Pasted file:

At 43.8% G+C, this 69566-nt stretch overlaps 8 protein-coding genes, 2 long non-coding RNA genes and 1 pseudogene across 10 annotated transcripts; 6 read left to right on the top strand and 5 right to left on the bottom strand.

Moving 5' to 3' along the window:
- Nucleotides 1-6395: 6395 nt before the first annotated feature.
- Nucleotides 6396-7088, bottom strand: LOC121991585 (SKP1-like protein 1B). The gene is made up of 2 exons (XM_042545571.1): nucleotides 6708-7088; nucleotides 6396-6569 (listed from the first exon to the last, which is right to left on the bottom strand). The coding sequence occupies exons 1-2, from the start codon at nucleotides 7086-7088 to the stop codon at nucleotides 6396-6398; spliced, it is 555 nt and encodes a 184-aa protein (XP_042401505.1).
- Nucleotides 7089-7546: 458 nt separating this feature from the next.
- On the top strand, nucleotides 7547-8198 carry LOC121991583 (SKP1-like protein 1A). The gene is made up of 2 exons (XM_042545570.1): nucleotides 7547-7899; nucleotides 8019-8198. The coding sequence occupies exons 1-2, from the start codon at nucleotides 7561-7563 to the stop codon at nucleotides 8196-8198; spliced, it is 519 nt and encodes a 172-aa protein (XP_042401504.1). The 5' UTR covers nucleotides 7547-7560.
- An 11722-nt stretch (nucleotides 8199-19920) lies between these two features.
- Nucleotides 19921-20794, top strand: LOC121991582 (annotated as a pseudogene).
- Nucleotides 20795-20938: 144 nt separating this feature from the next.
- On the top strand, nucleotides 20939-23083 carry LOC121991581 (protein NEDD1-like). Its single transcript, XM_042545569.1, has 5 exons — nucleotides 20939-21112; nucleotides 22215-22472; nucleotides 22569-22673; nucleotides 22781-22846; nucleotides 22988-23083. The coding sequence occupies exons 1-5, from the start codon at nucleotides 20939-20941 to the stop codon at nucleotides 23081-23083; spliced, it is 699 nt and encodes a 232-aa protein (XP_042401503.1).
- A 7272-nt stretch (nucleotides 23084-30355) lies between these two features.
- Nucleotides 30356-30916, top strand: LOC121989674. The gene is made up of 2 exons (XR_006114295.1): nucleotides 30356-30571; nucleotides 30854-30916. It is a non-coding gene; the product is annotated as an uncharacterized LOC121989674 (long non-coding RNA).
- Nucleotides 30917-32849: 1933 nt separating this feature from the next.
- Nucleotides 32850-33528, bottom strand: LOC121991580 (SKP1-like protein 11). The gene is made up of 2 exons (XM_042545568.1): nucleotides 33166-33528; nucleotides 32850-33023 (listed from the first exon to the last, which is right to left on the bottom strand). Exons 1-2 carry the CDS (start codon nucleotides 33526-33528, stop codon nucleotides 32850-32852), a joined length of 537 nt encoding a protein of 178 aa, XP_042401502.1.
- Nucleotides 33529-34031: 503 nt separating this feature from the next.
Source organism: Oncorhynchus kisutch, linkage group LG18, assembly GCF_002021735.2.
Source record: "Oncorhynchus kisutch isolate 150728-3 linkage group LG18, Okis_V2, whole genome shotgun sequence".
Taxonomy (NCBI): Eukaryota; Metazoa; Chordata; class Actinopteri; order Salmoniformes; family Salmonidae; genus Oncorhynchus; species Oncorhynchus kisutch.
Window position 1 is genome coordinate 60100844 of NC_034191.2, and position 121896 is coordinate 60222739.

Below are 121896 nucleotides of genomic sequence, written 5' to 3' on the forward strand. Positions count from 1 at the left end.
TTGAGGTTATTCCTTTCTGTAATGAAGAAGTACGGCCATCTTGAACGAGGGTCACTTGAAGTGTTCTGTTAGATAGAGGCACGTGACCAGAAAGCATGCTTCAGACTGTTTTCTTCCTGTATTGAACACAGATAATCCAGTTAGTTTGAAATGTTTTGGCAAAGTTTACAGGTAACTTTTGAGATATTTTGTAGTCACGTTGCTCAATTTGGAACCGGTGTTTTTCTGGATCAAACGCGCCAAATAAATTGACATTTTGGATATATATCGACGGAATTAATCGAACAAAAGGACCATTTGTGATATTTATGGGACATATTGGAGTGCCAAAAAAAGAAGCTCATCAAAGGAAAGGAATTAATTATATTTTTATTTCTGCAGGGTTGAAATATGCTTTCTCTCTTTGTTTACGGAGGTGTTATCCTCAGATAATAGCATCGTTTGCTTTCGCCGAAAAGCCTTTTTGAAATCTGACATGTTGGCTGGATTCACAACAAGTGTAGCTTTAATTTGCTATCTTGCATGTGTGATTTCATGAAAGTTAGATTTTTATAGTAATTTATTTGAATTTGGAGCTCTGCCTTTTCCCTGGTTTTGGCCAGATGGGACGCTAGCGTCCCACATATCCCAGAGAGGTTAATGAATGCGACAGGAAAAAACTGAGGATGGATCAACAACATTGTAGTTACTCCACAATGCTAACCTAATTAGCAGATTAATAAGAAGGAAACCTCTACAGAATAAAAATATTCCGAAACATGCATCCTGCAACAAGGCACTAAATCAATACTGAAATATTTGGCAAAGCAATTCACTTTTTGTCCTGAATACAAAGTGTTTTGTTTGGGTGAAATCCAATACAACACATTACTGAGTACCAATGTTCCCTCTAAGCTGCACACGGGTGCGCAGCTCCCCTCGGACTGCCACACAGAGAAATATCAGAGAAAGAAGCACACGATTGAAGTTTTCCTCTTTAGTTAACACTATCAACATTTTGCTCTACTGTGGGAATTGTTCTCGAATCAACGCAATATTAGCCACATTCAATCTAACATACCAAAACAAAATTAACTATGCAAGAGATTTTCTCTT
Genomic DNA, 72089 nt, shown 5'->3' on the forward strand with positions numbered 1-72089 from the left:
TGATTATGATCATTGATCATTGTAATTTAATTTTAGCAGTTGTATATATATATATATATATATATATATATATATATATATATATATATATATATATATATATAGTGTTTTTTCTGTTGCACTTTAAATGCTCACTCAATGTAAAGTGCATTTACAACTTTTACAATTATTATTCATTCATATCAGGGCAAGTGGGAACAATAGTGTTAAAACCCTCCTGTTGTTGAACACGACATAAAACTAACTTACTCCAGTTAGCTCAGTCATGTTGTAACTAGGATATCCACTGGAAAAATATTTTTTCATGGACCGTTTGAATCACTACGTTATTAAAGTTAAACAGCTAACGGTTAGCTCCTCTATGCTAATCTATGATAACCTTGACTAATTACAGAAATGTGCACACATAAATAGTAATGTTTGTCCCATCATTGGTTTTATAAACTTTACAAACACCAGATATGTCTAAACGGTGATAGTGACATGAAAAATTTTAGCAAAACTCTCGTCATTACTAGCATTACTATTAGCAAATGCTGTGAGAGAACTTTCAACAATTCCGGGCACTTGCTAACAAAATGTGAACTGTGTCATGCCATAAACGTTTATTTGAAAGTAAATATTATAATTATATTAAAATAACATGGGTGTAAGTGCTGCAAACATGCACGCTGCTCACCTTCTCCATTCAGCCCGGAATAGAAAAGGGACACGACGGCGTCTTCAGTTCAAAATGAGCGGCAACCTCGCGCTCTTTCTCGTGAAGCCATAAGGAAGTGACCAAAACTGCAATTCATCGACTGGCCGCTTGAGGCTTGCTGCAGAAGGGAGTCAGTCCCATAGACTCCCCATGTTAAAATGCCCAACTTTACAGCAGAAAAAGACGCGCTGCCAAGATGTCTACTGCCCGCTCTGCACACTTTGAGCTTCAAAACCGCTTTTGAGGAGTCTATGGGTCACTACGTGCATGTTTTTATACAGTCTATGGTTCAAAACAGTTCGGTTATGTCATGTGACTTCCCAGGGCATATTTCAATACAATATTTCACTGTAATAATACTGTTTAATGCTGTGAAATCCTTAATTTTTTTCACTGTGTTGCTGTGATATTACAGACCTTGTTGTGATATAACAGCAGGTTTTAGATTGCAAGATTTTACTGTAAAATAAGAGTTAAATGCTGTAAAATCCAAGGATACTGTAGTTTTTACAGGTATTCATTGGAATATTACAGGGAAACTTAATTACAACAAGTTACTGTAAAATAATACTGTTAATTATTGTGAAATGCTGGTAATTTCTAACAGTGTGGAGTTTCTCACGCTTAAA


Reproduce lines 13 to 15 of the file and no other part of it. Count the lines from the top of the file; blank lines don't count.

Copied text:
- Nucleotides 30917-32849: 1933 nt separating this feature from the next.
- Nucleotides 32850-33528, bottom strand: LOC121991580 (SKP1-like protein 11). The gene is made up of 2 exons (XM_042545568.1): nucleotides 33166-33528; nucleotides 32850-33023 (listed from the first exon to the last, which is right to left on the bottom strand). Exons 1-2 carry the CDS (start codon nucleotides 33526-33528, stop codon nucleotides 32850-32852), a joined length of 537 nt encoding a protein of 178 aa, XP_042401502.1.
- Nucleotides 33529-34031: 503 nt separating this feature from the next.